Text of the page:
At around this point it was lunchtime, so we stopped at a small cafe (haggis, again!) before stopping in at the Writers’ Museum.

This small but fun for book people museum is nestled into the former home of a wealthy lady, and features exhibitions on Robert Burns, Sir Walter Scott, and Robert Louis Stevenson. All of them are fascinating little collections of paraphernalia of the lives surrounding each author: Robert Burns’s sword cane, Scott’s canes (he was lame from a childhood illness), Stevenson’s ring inscribed with the name given to him by the Samoans among whom he passed his last days (I forget the word, but it translates into “Teller of Stories.” If I were to swipe, Nathan Drake-like, a ring from a museum, this would be the one.)

There was also a cabinet on display. Unremarkable in itself, but the plaque revealed that this cabinet had once stood in Stevenson’s bedroom…and that it had once belonged to Deacon Brodie. Brodie was a model deacon by day…but by night, a dissipated man of many vices. Sound familiar? If it does, it’s because he’s the probable inspiration behind Stevenson’s tale of Jekyll and Hyde.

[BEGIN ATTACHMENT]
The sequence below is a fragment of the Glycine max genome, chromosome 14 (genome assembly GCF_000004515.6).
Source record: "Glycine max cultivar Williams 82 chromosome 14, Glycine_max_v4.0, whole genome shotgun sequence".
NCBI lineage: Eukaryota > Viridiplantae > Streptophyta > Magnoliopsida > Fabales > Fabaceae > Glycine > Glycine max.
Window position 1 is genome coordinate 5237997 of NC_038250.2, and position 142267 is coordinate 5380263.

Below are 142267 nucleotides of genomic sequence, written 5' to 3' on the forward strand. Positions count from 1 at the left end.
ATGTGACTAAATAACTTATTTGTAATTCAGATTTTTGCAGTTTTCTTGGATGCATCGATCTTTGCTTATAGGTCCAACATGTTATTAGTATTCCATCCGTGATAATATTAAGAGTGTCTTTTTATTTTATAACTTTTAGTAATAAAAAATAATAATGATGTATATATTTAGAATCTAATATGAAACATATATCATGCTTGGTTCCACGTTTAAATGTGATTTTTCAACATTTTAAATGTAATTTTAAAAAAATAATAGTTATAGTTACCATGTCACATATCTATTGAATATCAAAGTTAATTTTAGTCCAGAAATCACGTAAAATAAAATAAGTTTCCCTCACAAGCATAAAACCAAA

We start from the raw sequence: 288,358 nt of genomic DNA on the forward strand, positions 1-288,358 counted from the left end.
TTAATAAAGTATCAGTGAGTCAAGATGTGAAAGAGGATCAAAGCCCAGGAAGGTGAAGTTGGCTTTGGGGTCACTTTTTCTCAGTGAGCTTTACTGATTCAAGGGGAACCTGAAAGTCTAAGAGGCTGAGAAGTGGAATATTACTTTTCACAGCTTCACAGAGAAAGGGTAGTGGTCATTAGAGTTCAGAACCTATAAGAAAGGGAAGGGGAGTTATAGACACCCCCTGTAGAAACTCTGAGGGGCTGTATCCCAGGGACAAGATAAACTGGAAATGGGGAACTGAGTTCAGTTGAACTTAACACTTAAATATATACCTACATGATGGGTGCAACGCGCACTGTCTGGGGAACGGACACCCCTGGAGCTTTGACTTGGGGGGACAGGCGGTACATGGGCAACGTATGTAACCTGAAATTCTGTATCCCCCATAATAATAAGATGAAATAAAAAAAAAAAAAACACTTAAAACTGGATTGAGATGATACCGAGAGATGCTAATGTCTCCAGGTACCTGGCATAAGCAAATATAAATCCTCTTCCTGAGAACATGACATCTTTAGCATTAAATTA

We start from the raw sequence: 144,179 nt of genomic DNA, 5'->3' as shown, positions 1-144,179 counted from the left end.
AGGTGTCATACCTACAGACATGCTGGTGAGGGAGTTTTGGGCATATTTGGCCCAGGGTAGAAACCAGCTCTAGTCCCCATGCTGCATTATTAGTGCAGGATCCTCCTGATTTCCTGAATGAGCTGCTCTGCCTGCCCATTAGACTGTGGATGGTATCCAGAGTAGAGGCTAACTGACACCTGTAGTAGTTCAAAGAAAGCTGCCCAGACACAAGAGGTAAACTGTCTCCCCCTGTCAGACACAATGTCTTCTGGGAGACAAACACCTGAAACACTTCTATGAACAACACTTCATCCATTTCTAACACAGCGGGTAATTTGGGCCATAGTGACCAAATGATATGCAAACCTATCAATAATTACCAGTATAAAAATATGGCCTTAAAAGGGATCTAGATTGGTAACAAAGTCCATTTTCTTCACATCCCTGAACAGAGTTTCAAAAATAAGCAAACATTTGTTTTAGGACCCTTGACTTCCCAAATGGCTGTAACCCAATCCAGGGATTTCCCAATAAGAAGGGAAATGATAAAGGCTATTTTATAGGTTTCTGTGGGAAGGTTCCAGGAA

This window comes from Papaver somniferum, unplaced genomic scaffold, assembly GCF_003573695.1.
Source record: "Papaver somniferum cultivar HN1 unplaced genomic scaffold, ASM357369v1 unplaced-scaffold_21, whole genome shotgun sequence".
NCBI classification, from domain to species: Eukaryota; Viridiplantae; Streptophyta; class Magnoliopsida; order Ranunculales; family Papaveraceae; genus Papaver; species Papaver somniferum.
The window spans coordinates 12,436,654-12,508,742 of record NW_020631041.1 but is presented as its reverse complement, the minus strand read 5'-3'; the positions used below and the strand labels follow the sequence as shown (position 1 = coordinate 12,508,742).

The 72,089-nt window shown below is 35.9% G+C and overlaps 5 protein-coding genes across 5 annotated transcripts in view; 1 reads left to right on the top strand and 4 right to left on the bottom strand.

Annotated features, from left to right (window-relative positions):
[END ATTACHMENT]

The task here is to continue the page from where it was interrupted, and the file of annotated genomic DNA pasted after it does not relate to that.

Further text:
Also in the room? A cool little diorama of the Jekyll and Hyde tale, left anonymously at the museum by some interested patron. Better still, it’s one of many that this person left anonymously at different literary sites around Edinburgh, with inscriptions on the back that these items were meant to honor libraries, books and reading. Awesome, anonymous artist. I hope that whoever you are you’ve seen that the museum has your work on display.

Our next stop was all the way down at the other end of the Royal Mile: Holyrood Palace, the Queen’s home when she’s in Scotland. This will, incidentally, be in about a week, so it’s probably a good thing we happened along now.

Holyrood is an intensely symmetrical place. Lots of pains taken to present balance – and, in the apartments open to the public, to present an avenue of increasing opulence and impressiveness for visitors to be escorted through on their way to meet the monarch. Plaster ceilings and painting after painting after painting of James and Charles (both Jameses and Charleses, really) and tapestries of increasing impressiveness eventually culminate in…the King’s Bedroom, a room in which the King almost certainly did not actually sleep, but rather conducted very small and intimate meetings in the presence of a preposterously elaborate and expensive bed. Odd choice of a meeting room but I suppose that is the 1700s for you. Amusingly, the king who designed it also had it done up with paintings that liken the monarch to various mythic heroes, including Hercules.